I want to come back to the 12¢ it costs per transaction when the customer pays by Interac. We take for granted that that fee is not reflected in the selling price, but is instead absorbed by the retailer. Is that true? More and more, we are seeing—some consumers have come to see me about it and I, too, have experienced it—that retailers are beginning to charge different prices based on the payment card used. Do you think that is a direct result of this policy? What can we do to counter this phenomenon? If the selling price does not reflect the cost of the transaction and the consumer realizes this, it puts small and medium-sized businesses that use differential pricing at a competitive disadvantage.

5:20 p.m.

President and Chief Executive Officer, Retail Council of Canada

Diane Brisebois

It puts them at a huge competitive disadvantage. While everyone does not always agree, there is a consensus that overcharging is not a good business practice. Actually, even when the customer pays 5¢ instead of 1%, that cost is always included in the product's selling price, just as the employer's rent and labour costs are. What is worrisome is the percentage.

Mr. Caron, it is all the more worrisome because small businesses do not have the sales volume needed to negotiate better rates. Just imagine I am a small business owner and I charge my customers 10¢ a transaction when they pay with card X. If I had to compete with a very big company that benefits from a much lower rate, I would go out of business. So there is that issue. New technologies will probably be too expensive for small businesses. That is what worries us.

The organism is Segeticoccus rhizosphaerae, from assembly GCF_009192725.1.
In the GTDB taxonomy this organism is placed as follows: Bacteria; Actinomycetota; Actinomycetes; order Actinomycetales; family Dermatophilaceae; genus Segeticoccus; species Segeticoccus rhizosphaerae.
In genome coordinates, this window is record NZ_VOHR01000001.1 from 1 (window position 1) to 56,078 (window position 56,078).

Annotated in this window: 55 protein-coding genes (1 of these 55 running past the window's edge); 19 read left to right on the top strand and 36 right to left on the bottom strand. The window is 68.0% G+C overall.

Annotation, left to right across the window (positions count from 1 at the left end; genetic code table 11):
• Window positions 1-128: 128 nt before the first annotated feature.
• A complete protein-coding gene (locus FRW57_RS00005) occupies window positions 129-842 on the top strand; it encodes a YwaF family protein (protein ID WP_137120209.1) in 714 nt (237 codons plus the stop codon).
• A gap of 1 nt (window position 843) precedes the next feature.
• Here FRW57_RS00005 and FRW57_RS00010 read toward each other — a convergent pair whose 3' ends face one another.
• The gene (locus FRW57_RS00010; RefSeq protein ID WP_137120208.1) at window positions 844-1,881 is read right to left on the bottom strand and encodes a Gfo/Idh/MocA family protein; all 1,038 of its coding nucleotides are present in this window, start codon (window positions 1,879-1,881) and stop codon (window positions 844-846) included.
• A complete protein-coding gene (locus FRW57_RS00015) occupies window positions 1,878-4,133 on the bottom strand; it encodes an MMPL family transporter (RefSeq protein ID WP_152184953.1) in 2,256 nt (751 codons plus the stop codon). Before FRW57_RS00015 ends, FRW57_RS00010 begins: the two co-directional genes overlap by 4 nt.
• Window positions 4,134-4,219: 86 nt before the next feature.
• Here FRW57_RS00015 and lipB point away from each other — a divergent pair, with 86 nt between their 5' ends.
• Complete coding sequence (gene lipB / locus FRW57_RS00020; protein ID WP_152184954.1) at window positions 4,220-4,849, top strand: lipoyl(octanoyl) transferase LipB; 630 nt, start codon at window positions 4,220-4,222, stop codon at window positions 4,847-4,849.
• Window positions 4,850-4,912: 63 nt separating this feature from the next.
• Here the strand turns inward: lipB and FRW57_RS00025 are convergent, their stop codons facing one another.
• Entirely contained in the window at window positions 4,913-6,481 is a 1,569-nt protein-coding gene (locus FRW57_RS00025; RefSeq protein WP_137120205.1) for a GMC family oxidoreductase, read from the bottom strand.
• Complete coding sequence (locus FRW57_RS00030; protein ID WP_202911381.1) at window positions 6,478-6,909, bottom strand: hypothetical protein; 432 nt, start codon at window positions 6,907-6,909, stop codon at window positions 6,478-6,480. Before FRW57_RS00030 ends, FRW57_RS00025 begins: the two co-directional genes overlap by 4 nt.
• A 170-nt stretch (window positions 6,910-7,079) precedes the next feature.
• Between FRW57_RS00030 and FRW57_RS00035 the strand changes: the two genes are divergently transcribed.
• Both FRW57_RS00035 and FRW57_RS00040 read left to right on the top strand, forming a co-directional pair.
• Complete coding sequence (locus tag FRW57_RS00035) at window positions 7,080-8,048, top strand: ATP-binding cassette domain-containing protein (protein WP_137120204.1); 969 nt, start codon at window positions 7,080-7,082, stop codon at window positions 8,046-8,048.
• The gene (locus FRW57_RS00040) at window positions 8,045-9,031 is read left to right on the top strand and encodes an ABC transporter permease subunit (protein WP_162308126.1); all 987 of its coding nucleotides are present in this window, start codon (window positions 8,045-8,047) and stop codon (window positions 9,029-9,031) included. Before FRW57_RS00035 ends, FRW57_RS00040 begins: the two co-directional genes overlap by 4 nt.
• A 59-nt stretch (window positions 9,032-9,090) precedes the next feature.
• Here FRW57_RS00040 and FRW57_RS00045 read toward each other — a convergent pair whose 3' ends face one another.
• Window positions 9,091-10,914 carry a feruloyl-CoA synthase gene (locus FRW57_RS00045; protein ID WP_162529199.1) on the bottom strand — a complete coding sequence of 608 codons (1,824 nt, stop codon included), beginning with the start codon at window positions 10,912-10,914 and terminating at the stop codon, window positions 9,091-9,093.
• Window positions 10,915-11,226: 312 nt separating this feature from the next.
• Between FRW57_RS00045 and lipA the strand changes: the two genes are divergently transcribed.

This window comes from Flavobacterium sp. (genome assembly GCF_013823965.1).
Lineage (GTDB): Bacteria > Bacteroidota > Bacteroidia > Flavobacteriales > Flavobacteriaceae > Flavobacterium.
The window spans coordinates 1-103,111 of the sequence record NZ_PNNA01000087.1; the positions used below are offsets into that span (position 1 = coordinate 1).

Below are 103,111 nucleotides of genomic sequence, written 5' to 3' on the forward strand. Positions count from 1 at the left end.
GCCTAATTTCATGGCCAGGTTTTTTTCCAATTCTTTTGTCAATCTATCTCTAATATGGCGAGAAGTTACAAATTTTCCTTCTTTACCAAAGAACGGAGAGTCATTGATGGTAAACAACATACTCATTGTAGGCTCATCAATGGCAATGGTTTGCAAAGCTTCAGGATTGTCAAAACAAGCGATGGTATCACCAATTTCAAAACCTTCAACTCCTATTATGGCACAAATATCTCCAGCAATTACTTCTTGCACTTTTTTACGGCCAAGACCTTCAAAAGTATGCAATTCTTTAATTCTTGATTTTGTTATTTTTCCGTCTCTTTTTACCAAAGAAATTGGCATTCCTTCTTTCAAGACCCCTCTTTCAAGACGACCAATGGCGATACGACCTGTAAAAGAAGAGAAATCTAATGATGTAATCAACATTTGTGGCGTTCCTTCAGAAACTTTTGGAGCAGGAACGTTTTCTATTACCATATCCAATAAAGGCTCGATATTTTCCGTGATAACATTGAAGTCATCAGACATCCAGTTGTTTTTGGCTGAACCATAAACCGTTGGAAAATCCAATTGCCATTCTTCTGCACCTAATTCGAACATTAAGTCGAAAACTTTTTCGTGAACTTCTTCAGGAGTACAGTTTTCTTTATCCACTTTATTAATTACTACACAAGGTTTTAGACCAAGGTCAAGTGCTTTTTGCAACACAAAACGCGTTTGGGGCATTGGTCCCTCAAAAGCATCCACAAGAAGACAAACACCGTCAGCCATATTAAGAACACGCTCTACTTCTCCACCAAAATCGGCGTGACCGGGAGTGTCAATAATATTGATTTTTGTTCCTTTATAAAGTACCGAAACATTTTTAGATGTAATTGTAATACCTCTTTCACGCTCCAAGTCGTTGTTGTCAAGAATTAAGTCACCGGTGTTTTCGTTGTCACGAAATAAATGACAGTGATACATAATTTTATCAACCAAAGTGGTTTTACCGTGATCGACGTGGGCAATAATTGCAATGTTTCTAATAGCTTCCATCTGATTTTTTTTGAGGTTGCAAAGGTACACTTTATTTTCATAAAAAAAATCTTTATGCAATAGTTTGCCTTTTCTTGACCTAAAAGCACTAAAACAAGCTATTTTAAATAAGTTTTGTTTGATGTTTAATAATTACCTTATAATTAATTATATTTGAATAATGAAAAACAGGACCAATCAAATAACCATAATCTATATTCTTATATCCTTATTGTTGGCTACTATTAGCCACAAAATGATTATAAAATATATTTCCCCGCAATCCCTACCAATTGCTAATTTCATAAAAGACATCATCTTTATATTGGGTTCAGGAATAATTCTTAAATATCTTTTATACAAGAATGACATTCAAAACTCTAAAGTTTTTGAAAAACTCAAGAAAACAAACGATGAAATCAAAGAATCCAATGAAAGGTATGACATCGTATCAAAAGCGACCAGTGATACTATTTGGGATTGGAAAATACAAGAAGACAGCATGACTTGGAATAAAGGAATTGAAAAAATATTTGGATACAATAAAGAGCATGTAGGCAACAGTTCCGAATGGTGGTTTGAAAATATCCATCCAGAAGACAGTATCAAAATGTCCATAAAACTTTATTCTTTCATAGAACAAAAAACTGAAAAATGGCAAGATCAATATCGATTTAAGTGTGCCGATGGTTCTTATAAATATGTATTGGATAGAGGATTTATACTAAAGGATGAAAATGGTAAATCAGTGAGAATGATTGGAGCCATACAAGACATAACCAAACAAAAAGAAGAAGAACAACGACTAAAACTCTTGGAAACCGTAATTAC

I am not saying they should not have to pay; the technology has to be paid for. But we need to have merchants at the table when new technologies and products available to consumers are being discussed.

5:25 p.m.

NDP

Guy Caron NDP Rimouski-Neigette—Témiscouata—Les Basques, QC

Thank you.

5:25 p.m.

Conservative

The Chair Conservative David Sweet

Mr. Thibeault.

5:25 p.m.

NDP

Glenn Thibeault NDP Sudbury, ON

Thank you.

How much time do I have?

5:25 p.m.

Conservative

The Chair Conservative David Sweet

You have a little under three minutes.

5:25 p.m.

NDP

Glenn Thibeault NDP Sudbury, ON

Perfect. I'll get right to it then.

I'll start with Mr. Morris. I think most of us here know what debit card co-badging is all about. Can you give me your views on that? Why does the current voluntary code of conduct for the credit and debit card industry prohibit debit card co-badging? Can you talk to that?

5:25 p.m.

Vice-President, Enterprise Strategy, Interac Association

Kirkland Morris

Sure. You're right that the code tackles the issue of co-badging directly. For clarity, co-badging is the co-residency of competing payment brands on a card targeting the same transaction. So two debit brands, for example, are on the same transaction. The code also addresses the coexistence of credit and debit functions on the same card.

In its wisdom the code is not endeavouring to regulate market outcomes and say “You shall price this way” or “You shall do this that way”. It is trying to establish a framework for healthy competition to allow merchants on one side of the equation to understand the costs of various forms of payment in clear contracts, and to be able to act on those with the ability to consciously select and opt into what they will and will not offer in terms of payments at the point of sale.

On the consumer side, it allows them to choose quite consciously and without confusion what cards to place in their wallet, and then what card to pull out of their wallet to make any given transaction.

I think the concern around co-badging has certainly led to the provisions in the code and what folks viewed as the unhealthy trajectory we were on. There was confusion on both sides. The consumer wasn't sufficiently informed with clear choices, and the merchant wasn't sufficiently informed and able to make clear choices that both of those would prevail.

5:25 p.m.

NDP

Glenn Thibeault NDP Sudbury, ON

Ms. Brisebois, what are your thoughts on co-badging?